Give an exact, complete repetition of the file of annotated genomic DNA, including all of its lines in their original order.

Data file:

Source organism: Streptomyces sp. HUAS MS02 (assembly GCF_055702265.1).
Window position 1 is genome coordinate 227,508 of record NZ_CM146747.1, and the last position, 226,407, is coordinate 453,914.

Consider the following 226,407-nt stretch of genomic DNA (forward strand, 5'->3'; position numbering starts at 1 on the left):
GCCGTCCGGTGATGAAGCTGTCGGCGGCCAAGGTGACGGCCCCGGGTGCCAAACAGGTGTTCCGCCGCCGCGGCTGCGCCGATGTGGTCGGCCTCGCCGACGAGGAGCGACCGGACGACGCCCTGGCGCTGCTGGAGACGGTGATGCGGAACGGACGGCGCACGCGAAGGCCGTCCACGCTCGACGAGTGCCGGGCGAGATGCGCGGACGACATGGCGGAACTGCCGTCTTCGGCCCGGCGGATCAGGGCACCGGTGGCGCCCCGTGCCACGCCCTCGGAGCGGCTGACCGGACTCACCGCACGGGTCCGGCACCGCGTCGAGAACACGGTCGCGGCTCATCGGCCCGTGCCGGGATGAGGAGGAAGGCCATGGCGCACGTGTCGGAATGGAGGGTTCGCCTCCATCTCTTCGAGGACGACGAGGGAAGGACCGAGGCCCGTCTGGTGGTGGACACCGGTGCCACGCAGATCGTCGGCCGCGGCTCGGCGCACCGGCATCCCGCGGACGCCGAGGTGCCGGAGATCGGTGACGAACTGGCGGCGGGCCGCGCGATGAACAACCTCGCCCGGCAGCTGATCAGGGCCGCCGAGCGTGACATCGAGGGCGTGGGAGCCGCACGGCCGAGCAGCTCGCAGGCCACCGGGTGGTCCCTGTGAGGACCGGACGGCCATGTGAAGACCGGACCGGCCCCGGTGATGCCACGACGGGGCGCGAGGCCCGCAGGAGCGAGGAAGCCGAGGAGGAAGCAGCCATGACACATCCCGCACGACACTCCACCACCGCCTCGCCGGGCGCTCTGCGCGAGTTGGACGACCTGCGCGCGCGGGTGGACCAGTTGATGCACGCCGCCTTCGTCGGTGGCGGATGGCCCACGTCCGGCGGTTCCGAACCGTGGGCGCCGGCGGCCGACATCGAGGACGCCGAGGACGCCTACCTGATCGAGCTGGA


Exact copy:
Source organism: Streptomyces sp. HUAS MS02 (assembly GCF_055702265.1).
Window position 1 is genome coordinate 227,508 of record NZ_CM146747.1, and the last position, 226,407, is coordinate 453,914.

Consider the following 226,407-nt stretch of genomic DNA (forward strand, 5'->3'; position numbering starts at 1 on the left):
GCCGTCCGGTGATGAAGCTGTCGGCGGCCAAGGTGACGGCCCCGGGTGCCAAACAGGTGTTCCGCCGCCGCGGCTGCGCCGATGTGGTCGGCCTCGCCGACGAGGAGCGACCGGACGACGCCCTGGCGCTGCTGGAGACGGTGATGCGGAACGGACGGCGCACGCGAAGGCCGTCCACGCTCGACGAGTGCCGGGCGAGATGCGCGGACGACATGGCGGAACTGCCGTCTTCGGCCCGGCGGATCAGGGCACCGGTGGCGCCCCGTGCCACGCCCTCGGAGCGGCTGACCGGACTCACCGCACGGGTCCGGCACCGCGTCGAGAACACGGTCGCGGCTCATCGGCCCGTGCCGGGATGAGGAGGAAGGCCATGGCGCACGTGTCGGAATGGAGGGTTCGCCTCCATCTCTTCGAGGACGACGAGGGAAGGACCGAGGCCCGTCTGGTGGTGGACACCGGTGCCACGCAGATCGTCGGCCGCGGCTCGGCGCACCGGCATCCCGCGGACGCCGAGGTGCCGGAGATCGGTGACGAACTGGCGGCGGGCCGCGCGATGAACAACCTCGCCCGGCAGCTGATCAGGGCCGCCGAGCGTGACATCGAGGGCGTGGGAGCCGCACGGCCGAGCAGCTCGCAGGCCACCGGGTGGTCCCTGTGAGGACCGGACGGCCATGTGAAGACCGGACCGGCCCCGGTGATGCCACGACGGGGCGCGAGGCCCGCAGGAGCGAGGAAGCCGAGGAGGAAGCAGCCATGACACATCCCGCACGACACTCCACCACCGCCTCGCCGGGCGCTCTGCGCGAGTTGGACGACCTGCGCGCGCGGGTGGACCAGTTGATGCACGCCGCCTTCGTCGGTGGCGGATGGCCCACGTCCGGCGGTTCCGAACCGTGGGCGCCGGCGGCCGACATCGAGGACGCCGAGGACGCCTACCTGATCGAGCTGGA